- 10. The Principle<br />ECG Machine is a modified galvanometer in which the recordings are made by electrodes placed on the body surface, sensing the electrical impulses of heart <br />Positive deflection<br /><ul><li>Current moving towards +ve electrode</li></ul>+<br />Negative deflection<br /><ul><li>Current moving away from +ve electrode</li></ul>+<br />10<br />
- 11. ECG Paper<br />The ECG paper is actually a black paper on which a heat sensitive, white or rose substance is coated<br />This coating is erased by the heated stylus <br />Black paper<br />No ink<br />Heat sensitive<br />Cheap<br />11<br />
- 12. The Graphical Recording<br />12<br />
- 13. The Duration<br />The duration is measured in the horizontal direction. <br />The calculation is, one small division is equal to 1mm and it is equivalent to 0.04 seconds<br />13<br />
- 14. Conversion<br />When one small division horizontally (SD) = 0.04sec<br />Then 2 SD = 0.08 sec and 3SD =0.12 sec , 4SD = 0.16sec, 5SD = 0.20sec so on and so forth<br />14<br />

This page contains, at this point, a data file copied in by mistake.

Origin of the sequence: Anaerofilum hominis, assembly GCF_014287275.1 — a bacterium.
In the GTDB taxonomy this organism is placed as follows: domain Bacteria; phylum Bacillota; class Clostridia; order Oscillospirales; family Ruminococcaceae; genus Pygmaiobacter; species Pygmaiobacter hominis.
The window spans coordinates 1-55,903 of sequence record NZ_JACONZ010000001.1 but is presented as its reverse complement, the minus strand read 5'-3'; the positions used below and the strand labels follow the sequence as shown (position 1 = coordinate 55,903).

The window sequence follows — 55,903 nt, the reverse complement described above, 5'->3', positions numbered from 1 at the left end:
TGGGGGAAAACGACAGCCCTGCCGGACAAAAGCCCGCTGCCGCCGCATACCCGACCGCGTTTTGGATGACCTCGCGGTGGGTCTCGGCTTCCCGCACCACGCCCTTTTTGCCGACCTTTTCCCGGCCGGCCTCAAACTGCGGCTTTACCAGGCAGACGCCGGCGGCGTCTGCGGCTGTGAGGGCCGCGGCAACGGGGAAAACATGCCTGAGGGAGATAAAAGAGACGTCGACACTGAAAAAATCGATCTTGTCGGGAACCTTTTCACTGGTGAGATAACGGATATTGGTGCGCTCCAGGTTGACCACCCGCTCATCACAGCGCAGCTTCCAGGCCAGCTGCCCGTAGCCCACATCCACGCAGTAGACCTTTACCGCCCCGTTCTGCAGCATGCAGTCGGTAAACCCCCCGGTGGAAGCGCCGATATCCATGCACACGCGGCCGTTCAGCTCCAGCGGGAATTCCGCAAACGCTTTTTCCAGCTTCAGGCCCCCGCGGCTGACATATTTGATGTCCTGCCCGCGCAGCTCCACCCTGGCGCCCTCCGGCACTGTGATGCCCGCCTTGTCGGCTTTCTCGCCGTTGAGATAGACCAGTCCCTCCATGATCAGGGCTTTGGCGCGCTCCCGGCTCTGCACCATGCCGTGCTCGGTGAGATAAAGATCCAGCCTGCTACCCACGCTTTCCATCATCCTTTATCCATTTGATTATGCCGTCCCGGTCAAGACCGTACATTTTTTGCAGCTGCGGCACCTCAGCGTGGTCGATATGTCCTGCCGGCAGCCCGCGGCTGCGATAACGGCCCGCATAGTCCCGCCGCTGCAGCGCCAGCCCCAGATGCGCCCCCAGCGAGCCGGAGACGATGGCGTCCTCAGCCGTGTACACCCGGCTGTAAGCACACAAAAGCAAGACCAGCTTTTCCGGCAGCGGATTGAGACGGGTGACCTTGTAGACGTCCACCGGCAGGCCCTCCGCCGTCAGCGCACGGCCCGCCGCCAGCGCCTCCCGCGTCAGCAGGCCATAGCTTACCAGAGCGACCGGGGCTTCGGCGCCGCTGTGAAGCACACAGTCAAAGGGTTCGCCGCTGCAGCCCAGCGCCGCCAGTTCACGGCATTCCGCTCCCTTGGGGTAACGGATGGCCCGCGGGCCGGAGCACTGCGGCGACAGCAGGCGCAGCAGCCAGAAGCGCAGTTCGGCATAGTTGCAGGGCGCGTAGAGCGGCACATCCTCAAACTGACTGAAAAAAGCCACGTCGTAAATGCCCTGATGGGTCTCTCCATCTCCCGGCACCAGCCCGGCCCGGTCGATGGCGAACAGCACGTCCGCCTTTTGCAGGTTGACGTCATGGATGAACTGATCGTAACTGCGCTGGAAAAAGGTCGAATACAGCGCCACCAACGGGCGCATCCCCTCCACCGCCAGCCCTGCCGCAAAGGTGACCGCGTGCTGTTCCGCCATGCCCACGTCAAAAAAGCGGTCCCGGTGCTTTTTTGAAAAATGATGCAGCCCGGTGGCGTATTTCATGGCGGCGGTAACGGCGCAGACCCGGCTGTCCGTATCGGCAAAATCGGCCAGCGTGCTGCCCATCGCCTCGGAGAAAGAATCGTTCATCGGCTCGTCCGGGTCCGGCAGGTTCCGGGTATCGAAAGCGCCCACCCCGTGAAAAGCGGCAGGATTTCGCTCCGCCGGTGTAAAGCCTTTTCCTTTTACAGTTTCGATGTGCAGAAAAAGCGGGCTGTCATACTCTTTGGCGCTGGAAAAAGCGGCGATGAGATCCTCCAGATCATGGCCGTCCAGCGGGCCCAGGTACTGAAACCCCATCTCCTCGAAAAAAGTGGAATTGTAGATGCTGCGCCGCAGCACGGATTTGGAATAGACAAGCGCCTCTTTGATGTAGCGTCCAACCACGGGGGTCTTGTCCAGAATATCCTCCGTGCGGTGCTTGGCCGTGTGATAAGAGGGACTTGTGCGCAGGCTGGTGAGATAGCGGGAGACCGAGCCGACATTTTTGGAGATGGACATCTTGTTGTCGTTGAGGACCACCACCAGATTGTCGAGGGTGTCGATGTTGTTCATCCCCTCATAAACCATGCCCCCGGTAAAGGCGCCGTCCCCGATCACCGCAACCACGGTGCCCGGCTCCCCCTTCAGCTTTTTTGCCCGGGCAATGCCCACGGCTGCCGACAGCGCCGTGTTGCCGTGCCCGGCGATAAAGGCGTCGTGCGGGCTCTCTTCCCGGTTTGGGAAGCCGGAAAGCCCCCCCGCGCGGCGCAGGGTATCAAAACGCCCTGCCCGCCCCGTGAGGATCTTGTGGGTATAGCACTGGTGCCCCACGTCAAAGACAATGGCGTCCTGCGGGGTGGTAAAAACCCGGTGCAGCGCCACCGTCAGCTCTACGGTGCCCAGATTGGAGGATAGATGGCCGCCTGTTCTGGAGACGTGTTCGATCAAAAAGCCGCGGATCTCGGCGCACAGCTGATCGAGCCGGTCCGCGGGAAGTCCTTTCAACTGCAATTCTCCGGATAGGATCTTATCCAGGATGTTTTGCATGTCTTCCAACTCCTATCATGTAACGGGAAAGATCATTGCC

- 15. Amplitude<br />15<br />Lead V6<br />The amplitude is measured in the vertical direction.<br />The calculation is one mille volt of current produces a deflection of 10 small divisions (sd)<br />
- 16. Amplitude simplified<br />However amplitude of waves in are expressed only in mm of height of or depth of the waves. <br />Here the ‘R’ wave is 16mm and ‘S’ wave is 6 mm<br />16mm<br />6mm<br />16<br />
- 17. Leads in ECG<br />The ECG discovered by Einthoven had only one set consisting of three leads I, II & III<br />Later three more sets were added to this<br />17<br />
- 18. Standard Limb Leads<br />Standard limb leads I, II and III are obtained using a +ve and -ve electrode placed on the wrists of upper limbs and ankle of the left lower limb<br /><br /><br />I<br /><br /><br />III<br />II<br /><br /><br />18<br />
- 19. Limb leads I, II and III<br />Originally discovered by Einthoven, when Limb leads I, II and III form a triangle named after him <br />The heart is considered to be situated in the center<br />19<br />
- 20. Augmented Unipolar Lead aVR<br />Exploring Electrode<br />Neutral Electrode<br />Here a neutral electrode is made by joining the left upper limb and left lower limb. <br />An exploring electrode is placed in the right upper limb<br />20<br />